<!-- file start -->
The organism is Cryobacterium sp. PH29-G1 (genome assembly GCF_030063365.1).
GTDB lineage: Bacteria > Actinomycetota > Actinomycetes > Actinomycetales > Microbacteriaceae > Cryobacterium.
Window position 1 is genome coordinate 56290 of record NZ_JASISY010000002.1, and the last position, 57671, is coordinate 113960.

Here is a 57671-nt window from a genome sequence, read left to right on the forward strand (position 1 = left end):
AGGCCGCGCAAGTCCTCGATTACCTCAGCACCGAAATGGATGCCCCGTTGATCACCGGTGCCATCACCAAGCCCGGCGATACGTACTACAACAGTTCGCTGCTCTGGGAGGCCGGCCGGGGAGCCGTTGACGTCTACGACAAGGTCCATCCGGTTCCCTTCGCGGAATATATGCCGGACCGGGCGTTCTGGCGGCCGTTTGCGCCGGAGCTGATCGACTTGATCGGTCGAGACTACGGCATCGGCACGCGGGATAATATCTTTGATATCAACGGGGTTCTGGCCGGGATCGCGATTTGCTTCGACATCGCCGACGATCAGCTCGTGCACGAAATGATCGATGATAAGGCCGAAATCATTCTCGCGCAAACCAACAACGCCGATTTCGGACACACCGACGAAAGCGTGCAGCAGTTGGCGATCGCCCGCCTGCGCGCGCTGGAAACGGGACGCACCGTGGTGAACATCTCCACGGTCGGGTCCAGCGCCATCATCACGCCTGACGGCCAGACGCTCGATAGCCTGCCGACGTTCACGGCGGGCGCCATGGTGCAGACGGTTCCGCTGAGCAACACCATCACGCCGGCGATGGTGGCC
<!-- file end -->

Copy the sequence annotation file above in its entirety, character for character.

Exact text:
The organism is Cryobacterium sp. PH29-G1 (genome assembly GCF_030063365.1).
GTDB lineage: Bacteria > Actinomycetota > Actinomycetes > Actinomycetales > Microbacteriaceae > Cryobacterium.
Window position 1 is genome coordinate 56290 of record NZ_JASISY010000002.1, and the last position, 57671, is coordinate 113960.

Here is a 57671-nt window from a genome sequence, read left to right on the forward strand (position 1 = left end):
AGGCCGCGCAAGTCCTCGATTACCTCAGCACCGAAATGGATGCCCCGTTGATCACCGGTGCCATCACCAAGCCCGGCGATACGTACTACAACAGTTCGCTGCTCTGGGAGGCCGGCCGGGGAGCCGTTGACGTCTACGACAAGGTCCATCCGGTTCCCTTCGCGGAATATATGCCGGACCGGGCGTTCTGGCGGCCGTTTGCGCCGGAGCTGATCGACTTGATCGGTCGAGACTACGGCATCGGCACGCGGGATAATATCTTTGATATCAACGGGGTTCTGGCCGGGATCGCGATTTGCTTCGACATCGCCGACGATCAGCTCGTGCACGAAATGATCGATGATAAGGCCGAAATCATTCTCGCGCAAACCAACAACGCCGATTTCGGACACACCGACGAAAGCGTGCAGCAGTTGGCGATCGCCCGCCTGCGCGCGCTGGAAACGGGACGCACCGTGGTGAACATCTCCACGGTCGGGTCCAGCGCCATCATCACGCCTGACGGCCAGACGCTCGATAGCCTGCCGACGTTCACGGCGGGCGCCATGGTGCAGACGGTTCCGCTGAGCAACACCATCACGCCGGCGATGGTGGCC